‘Film and Food’ is flavour of the month for student business
Wed, 03 Dec 2014 10:32:00 GMT
Marsden-based Ginger Bread House Presents takes national awards for its cinema enterprise
FILM enthusiasts have plenty of food for thought, thanks to an award-winning cinema venture that has received crucial backing from the University of Huddersfield. When they attend screenings presented by the group, audiences are served meals from menus inspired by the movie they are about to view.
For example, Babette’s Feast was accompanied by a five-course tasting menu of gourmet delights, food from America’s Deep South spiced up a screening of O Brother, Where Art Thou? and there were Hawaiian recipes when filmgoers saw the musical version of From Here to Eternity.
It is a unique format that has just earned the venture named Ginger Bread House Presents, based in Marsden, near Huddersfield, two prizes at the 2014 Cinema for All Film Society of the Year Awards.
There was the accolade of Best New Society 2014 plus the £1,000 Filmbank Audience Award, for which there was strong UK-wide competition.
Film and food
Co-director of the group Suzi Tibbetts (pictured left) – a lecturer at Leeds College of Art – is delighted by the awards. They complement her personal success in just being awarded her PhD degree – in art education – at the University of Huddersfield. As a research student at the University, she was able to join its Enterprise Support programme and make successful applications for funding that enabled the new community cinema group – a social enterprise – to acquire the equipment it needed for movie screenings.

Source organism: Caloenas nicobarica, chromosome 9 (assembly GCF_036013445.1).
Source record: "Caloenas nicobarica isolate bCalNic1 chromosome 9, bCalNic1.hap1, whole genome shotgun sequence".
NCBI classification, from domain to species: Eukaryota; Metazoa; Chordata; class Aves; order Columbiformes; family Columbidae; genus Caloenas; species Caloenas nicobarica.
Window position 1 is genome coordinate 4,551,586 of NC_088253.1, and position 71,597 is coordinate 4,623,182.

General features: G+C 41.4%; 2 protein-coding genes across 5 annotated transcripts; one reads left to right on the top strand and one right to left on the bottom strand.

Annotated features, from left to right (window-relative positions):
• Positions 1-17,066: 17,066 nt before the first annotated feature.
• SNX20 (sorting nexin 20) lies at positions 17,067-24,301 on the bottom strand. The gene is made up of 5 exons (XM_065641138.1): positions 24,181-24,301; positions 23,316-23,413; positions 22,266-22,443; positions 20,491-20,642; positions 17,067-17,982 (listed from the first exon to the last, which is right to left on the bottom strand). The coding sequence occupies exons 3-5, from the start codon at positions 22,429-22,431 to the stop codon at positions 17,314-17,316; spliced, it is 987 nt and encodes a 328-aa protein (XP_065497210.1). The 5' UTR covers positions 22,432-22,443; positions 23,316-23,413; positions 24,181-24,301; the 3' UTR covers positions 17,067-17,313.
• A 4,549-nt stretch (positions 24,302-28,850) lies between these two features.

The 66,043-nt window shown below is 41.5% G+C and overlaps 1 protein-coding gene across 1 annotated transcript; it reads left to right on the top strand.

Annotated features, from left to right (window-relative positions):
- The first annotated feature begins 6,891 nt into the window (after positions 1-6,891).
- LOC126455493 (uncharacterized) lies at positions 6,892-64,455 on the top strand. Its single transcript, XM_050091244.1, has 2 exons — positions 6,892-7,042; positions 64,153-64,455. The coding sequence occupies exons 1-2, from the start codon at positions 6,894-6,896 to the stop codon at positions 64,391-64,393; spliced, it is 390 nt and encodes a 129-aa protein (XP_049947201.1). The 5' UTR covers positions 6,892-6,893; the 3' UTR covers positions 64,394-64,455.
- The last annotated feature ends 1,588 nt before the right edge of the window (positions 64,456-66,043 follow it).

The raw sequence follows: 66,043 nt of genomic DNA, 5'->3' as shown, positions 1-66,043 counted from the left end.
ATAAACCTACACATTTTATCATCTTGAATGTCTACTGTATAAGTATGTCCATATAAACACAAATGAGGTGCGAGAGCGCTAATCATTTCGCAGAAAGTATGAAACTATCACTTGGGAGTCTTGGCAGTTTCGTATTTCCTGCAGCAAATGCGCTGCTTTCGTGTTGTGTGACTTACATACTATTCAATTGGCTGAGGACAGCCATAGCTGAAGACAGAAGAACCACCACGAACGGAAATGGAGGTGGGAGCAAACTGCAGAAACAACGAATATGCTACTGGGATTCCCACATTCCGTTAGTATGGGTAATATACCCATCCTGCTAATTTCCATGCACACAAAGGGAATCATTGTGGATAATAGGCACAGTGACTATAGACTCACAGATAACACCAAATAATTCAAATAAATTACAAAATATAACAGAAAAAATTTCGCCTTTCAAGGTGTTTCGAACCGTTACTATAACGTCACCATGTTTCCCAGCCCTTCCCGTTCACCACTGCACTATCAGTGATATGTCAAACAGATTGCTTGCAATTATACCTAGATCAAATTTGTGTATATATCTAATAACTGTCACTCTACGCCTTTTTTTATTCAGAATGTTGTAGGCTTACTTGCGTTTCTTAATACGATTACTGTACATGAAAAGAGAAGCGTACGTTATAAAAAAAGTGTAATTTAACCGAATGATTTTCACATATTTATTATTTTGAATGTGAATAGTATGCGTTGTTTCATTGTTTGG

The main venue for the Food and Film nights and other film presentations, is Marsden Band Room, but Ginger Bread House also aim to use other locations to show films that local audiences would otherwise not get to see on the big screen. Huddersfield’s elegant Byram Arcade is one possibility being investigated.
Suzi Tibbetts explained that the group’s unusual name stems from her partner Richard Higginbotham – known as Higg – who is a baker and has ginger hair! His culinary expertise is important in preparing the menus for the Food and Film nights.
The couple moved to Marsden after a period living in York, but while she soon felt at home in the Colne Valley, Dr Tibbetts missed the opportunities to attend screenings of art house, foreign language and independent movies. She and like-minded people decided to start a film club in Marsden, but the cost of film licences was steep. As a way of making the venture an economic proposition, they developed the concept of film and food nights and the venture has been a success, with growing audiences.
The importance of public screenings
Ginger Bread House has taken part in the Holmfirth Film Festival and is now launching a new venture dubbed The Electric Theatre, named after Marsden’s last cinema. These film-only screenings will take place on the first Sunday of each month and there will also be free afternoon screenings of family films.
Dr Tibbetts and her colleagues are definite about the importance of public screenings, even in the age of the DVD and online streaming.
“It is all about being in a room with a lot of other people, where everybody laughs or gasps at certain points and the emotion can build in a group environment,” she says.
She has a background as an artist and has also worked behind the scenes as an art director in TV and film – including a stint with TV programme Big Brother.